Jessica Beshir’s Faya Dayi

 

First Date, the first feature from directing duo, Manuel Crosby and Darren Knapp, is a genre mishmash of a teenage crush manifesting itself in a date night of fantastical proportions led by a vengeful cat lady, exacerbated by a criminal gang, and culminating in two cops keeping an eye out for the teen couple out for an innocent date. A first date of epic proportions with more twists and turns than a hurricane-style rollercoaster. Virtuoso performances from Tyson Brown and Shelby Duclos.

 

Manuel Crosby and Darren Knapp’s First Date

 

In the NEXT category and interracial, a polyamorous, relationship-driven dive into the complexities of sexual fluidity and triangulation from New Orleanian Marion Hill, Ma Belle Ma Beauty, promised to deliver a respite from the COVID blues complete with an acoustic guitar soundtrack. A triumphant success! Keep an eye on this one as it is sure to gather more heat and momentum as Hill delivers a resounding film.

 

Marion Hill’s Ma Belle, Ma Beauty

 

The hopeful, My Name is Pauli Murray, a documentary about a pioneer of human rights, a civil rights activist attorney and Episcopalian Priest wrapped into a single woman and drawn from a massive personal archive of photos, interviews, and written documents, illuminates Pauli Murray and her trailblazing legal foresight that influenced landmark civil rights cases and gender equality legislation and transformed our world. Lots to see and learn here with significant historical importance. Told eloquently.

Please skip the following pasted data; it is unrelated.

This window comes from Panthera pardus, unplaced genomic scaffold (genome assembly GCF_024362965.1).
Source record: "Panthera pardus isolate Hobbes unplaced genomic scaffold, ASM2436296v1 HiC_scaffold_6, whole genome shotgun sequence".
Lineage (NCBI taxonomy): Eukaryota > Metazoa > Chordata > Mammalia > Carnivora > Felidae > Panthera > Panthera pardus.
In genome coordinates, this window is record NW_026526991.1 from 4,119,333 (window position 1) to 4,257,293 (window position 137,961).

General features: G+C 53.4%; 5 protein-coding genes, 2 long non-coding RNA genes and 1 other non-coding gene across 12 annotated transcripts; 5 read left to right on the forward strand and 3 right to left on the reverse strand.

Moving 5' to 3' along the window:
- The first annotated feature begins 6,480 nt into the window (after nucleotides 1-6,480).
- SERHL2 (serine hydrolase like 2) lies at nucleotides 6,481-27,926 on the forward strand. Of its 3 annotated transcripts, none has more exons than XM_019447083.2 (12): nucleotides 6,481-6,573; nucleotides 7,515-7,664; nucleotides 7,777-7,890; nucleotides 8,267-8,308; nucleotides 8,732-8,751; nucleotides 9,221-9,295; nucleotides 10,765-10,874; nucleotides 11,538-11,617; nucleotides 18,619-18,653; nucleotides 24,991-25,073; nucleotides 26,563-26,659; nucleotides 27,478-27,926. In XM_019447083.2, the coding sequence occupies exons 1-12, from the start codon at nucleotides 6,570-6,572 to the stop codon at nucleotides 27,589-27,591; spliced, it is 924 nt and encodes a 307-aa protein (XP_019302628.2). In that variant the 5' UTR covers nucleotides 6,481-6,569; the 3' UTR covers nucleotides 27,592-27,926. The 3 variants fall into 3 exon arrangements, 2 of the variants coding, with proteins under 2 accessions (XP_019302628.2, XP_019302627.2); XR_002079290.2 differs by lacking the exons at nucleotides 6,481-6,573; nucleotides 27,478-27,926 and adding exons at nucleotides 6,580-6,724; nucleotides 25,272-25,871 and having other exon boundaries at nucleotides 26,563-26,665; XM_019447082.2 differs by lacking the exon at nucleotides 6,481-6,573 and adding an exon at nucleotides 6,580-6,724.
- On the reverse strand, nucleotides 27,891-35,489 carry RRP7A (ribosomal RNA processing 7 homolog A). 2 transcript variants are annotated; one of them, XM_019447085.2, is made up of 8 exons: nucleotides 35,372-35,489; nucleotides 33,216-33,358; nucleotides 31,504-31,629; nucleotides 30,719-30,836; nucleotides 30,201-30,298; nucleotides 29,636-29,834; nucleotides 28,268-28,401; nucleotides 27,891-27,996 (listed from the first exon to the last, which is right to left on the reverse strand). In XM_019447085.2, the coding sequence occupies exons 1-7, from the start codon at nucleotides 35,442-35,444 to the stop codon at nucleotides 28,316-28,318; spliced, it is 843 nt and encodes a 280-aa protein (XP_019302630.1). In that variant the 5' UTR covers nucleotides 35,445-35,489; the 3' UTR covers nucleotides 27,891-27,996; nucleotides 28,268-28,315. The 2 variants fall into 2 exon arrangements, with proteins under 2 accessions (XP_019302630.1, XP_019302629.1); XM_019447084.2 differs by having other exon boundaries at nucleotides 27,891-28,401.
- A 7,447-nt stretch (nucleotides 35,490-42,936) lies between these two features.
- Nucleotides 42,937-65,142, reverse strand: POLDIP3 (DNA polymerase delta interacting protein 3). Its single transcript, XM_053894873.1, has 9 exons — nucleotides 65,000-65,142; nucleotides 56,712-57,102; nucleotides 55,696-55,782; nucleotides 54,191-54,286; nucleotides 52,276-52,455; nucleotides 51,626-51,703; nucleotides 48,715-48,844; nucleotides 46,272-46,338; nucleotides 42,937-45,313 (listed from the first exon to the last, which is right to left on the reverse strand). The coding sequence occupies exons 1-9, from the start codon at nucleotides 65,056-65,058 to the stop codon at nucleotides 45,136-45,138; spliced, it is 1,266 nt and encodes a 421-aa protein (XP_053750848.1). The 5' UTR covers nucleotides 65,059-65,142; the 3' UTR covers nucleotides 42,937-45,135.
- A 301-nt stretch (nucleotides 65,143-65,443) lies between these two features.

Phillipe Lecote’s Night of the Kings

 

Phillippe Lacote’s second feature, Night of the Kings, set inside the Ivory Coast’s MACA prison illuminates the multi-layered complexity of being an anointed an inmate storyteller while the horde of inmate listeners serve as a chorus performing song and dance routines adding a cinematic spectacle to the storyteller’s imaginations. One of my favorite films of the festival incorporating classic themes with modern moves.

 

Cary Williams’ R#J

 

R#J, a modern-day retelling of the Shakespearan Romeo & Juliet the Houses of Capulet and Montague, utilizing black and brown bodies and told through text messages and smartphone screens in the social media language of GIF’s, the sharing of Spotify playlists sharing and Instagram accounts, the GenZers use their cell phones to document the eruptions of violence plaguing their respective communities as they plead for peace and a way to escape their star-crossed destiny. A brilliant approach capable of enticing young viewers to Shakespeare.